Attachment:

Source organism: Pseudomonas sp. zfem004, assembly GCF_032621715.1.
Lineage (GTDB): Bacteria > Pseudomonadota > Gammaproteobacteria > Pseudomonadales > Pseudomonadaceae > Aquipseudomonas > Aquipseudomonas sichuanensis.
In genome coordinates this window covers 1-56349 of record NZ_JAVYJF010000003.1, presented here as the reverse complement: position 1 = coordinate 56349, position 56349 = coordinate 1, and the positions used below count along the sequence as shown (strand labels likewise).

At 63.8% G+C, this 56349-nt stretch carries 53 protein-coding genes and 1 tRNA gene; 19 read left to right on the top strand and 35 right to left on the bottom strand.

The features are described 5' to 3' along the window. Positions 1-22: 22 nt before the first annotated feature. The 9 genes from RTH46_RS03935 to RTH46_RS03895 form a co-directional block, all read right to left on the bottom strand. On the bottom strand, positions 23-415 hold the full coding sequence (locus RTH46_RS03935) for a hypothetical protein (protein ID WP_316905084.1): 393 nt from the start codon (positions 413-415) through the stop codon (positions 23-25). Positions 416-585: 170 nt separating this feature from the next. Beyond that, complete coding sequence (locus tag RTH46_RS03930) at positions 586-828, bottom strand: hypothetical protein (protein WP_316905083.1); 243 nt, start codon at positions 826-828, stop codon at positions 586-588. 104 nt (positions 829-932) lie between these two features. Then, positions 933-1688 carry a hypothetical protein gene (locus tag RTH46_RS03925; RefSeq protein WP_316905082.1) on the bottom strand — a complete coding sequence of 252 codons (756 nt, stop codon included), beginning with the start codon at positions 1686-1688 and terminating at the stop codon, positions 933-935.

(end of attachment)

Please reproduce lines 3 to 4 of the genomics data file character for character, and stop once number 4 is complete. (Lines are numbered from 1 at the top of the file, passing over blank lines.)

In genome coordinates this window covers 1-56349 of record NZ_JAVYJF010000003.1, presented here as the reverse complement: position 1 = coordinate 56349, position 56349 = coordinate 1, and the positions used below count along the sequence as shown (strand labels likewise).

At 63.8% G+C, this 56349-nt stretch carries 53 protein-coding genes and 1 tRNA gene; 19 read left to right on the top strand and 35 right to left on the bottom strand.